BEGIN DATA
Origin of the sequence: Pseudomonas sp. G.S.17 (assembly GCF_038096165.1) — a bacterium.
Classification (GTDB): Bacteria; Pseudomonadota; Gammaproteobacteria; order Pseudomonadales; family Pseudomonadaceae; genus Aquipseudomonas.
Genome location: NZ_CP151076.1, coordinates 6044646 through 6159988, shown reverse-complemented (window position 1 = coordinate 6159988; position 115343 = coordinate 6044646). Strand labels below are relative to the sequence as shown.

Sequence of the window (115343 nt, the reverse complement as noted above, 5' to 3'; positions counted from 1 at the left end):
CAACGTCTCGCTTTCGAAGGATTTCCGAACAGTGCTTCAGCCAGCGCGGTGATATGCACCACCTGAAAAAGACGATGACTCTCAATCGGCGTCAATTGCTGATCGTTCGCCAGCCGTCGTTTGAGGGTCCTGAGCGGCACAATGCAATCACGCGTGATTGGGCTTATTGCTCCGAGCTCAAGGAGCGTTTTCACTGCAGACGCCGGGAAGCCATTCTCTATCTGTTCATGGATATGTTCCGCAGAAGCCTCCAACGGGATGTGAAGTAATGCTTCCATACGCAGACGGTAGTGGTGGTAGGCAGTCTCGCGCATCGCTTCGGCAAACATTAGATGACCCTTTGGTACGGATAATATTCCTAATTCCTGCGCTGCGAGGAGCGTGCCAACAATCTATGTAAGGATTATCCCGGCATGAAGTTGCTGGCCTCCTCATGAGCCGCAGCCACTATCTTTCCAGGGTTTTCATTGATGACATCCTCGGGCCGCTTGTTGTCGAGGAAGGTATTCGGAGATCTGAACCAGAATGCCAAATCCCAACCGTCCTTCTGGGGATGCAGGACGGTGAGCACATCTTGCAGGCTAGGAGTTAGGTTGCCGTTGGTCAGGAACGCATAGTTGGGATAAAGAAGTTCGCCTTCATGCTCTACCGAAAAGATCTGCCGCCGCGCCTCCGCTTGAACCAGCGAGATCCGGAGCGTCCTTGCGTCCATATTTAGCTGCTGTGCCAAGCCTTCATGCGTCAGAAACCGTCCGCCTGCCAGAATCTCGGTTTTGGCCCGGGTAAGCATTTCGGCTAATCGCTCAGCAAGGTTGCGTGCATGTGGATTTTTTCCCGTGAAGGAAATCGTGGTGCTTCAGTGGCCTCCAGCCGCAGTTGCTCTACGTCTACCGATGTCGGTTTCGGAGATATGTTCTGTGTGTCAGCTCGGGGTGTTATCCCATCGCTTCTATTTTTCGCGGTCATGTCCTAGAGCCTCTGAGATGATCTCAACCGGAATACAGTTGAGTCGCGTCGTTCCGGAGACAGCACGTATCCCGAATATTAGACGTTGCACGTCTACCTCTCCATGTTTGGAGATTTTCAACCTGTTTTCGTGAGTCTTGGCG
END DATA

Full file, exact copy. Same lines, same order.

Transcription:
Origin of the sequence: Pseudomonas sp. G.S.17 (assembly GCF_038096165.1) — a bacterium.
Classification (GTDB): Bacteria; Pseudomonadota; Gammaproteobacteria; order Pseudomonadales; family Pseudomonadaceae; genus Aquipseudomonas.
Genome location: NZ_CP151076.1, coordinates 6044646 through 6159988, shown reverse-complemented (window position 1 = coordinate 6159988; position 115343 = coordinate 6044646). Strand labels below are relative to the sequence as shown.

Sequence of the window (115343 nt, the reverse complement as noted above, 5' to 3'; positions counted from 1 at the left end):
CAACGTCTCGCTTTCGAAGGATTTCCGAACAGTGCTTCAGCCAGCGCGGTGATATGCACCACCTGAAAAAGACGATGACTCTCAATCGGCGTCAATTGCTGATCGTTCGCCAGCCGTCGTTTGAGGGTCCTGAGCGGCACAATGCAATCACGCGTGATTGGGCTTATTGCTCCGAGCTCAAGGAGCGTTTTCACTGCAGACGCCGGGAAGCCATTCTCTATCTGTTCATGGATATGTTCCGCAGAAGCCTCCAACGGGATGTGAAGTAATGCTTCCATACGCAGACGGTAGTGGTGGTAGGCAGTCTCGCGCATCGCTTCGGCAAACATTAGATGACCCTTTGGTACGGATAATATTCCTAATTCCTGCGCTGCGAGGAGCGTGCCAACAATCTATGTAAGGATTATCCCGGCATGAAGTTGCTGGCCTCCTCATGAGCCGCAGCCACTATCTTTCCAGGGTTTTCATTGATGACATCCTCGGGCCGCTTGTTGTCGAGGAAGGTATTCGGAGATCTGAACCAGAATGCCAAATCCCAACCGTCCTTCTGGGGATGCAGGACGGTGAGCACATCTTGCAGGCTAGGAGTTAGGTTGCCGTTGGTCAGGAACGCATAGTTGGGATAAAGAAGTTCGCCTTCATGCTCTACCGAAAAGATCTGCCGCCGCGCCTCCGCTTGAACCAGCGAGATCCGGAGCGTCCTTGCGTCCATATTTAGCTGCTGTGCCAAGCCTTCATGCGTCAGAAACCGTCCGCCTGCCAGAATCTCGGTTTTGGCCCGGGTAAGCATTTCGGCTAATCGCTCAGCAAGGTTGCGTGCATGTGGATTTTTTCCCGTGAAGGAAATCGTGGTGCTTCAGTGGCCTCCAGCCGCAGTTGCTCTACGTCTACCGATGTCGGTTTCGGAGATATGTTCTGTGTGTCAGCTCGGGGTGTTATCCCATCGCTTCTATTTTTCGCGGTCATGTCCTAGAGCCTCTGAGATGATCTCAACCGGAATACAGTTGAGTCGCGTCGTTCCGGAGACAGCACGTATCCCGAATATTAGACGTTGCACGTCTACCTCTCCATGTTTGGAGATTTTCAACCTGTTTTCGTGAGTCTTGGCG